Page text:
Safety culture is now recognized as being a significant influencer of safety outcomes within the workplace. However positively changing safety culture has proven to be a bigger challenge than expected in many organisations. If current strategies and initiative have failed to have the impact that was desired, perhaps it is time to discard them and explore other options.
Using a traditional safety model where the physical environment, systems of work, and personal behavior all interact to impact on safety outcomes, this paper takes a a unique approach to revamp and reorganize this model in a pway which identifies the key drivers and outputs required. What emerges is a very practical and logical model that clearly shows the various strategies that should be focused on in the areas of safety control (safe environment), safety management (systems of work) and safety leadership (safe behaviours). With reference then to safety culture being an influencer of safety in general, and safety culture being directly affected by the safety attitudes of personnel, then safety leadership becomes the key driver for change.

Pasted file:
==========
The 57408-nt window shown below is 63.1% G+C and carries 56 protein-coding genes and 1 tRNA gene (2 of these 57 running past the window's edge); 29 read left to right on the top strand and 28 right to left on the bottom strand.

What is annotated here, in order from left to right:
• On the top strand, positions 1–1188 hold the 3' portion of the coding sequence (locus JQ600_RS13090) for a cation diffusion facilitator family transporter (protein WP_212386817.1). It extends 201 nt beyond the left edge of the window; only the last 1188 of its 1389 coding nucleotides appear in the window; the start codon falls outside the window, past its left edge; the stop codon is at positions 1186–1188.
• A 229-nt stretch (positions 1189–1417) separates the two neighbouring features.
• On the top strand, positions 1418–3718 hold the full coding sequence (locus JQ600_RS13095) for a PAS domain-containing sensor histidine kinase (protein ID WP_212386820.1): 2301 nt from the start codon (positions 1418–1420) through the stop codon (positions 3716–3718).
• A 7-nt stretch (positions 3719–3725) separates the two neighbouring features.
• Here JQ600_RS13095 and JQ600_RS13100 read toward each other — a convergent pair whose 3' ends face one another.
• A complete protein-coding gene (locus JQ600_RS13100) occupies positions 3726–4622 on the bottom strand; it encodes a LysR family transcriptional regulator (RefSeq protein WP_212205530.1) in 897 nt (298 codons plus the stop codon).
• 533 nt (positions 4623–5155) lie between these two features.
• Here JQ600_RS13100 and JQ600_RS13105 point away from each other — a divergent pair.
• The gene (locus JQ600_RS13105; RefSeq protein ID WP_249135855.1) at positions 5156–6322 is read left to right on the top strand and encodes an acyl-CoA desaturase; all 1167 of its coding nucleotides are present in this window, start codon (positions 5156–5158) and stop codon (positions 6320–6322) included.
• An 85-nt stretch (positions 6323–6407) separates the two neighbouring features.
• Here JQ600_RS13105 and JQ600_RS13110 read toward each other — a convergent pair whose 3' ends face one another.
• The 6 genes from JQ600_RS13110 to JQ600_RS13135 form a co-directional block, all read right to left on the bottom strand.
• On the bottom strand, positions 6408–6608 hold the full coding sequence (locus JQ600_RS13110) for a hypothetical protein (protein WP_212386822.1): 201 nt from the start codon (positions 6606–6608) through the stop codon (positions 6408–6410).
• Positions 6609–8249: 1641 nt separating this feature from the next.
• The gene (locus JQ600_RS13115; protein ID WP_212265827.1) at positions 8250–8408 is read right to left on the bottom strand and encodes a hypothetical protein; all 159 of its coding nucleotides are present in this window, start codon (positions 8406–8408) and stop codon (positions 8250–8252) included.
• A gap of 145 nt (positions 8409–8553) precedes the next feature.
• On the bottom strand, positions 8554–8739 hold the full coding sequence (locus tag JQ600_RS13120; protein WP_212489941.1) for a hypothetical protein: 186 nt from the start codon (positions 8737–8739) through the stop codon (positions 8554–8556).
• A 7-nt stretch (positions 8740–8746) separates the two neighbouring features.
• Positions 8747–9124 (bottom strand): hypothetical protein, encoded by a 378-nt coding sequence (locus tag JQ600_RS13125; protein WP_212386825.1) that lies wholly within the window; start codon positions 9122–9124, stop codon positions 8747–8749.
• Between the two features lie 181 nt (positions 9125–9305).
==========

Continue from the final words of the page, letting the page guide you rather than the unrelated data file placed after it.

Safety leadership is something that everyone already does. Effective and positive safety leadership on the other hand requires a safety thinking mindset, and then the application of leadership skills such as leading safe behaviours, coaching safety thinking and rewarding positive safety behaviors. In addition, some strategies that appear to be safety focused may in fact be harming safety culture. These include the recording and measurement of incident data, the use of safety slogans, and in particular the use of "zero harm" terminology. Organisation should consider discarding these strategies.